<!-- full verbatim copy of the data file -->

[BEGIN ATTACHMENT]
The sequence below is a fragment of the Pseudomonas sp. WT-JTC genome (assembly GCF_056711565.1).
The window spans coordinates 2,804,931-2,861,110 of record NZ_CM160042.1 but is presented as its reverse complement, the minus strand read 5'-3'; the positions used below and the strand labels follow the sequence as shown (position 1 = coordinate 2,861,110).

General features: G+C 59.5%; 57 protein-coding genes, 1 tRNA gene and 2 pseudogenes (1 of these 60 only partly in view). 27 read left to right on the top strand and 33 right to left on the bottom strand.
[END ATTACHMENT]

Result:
The sequence below is a fragment of the Pseudomonas sp. WT-JTC genome (assembly GCF_056711565.1).
The window spans coordinates 2,804,931-2,861,110 of record NZ_CM160042.1 but is presented as its reverse complement, the minus strand read 5'-3'; the positions used below and the strand labels follow the sequence as shown (position 1 = coordinate 2,861,110).

General features: G+C 59.5%; 57 protein-coding genes, 1 tRNA gene and 2 pseudogenes (1 of these 60 only partly in view). 27 read left to right on the top strand and 33 right to left on the bottom strand.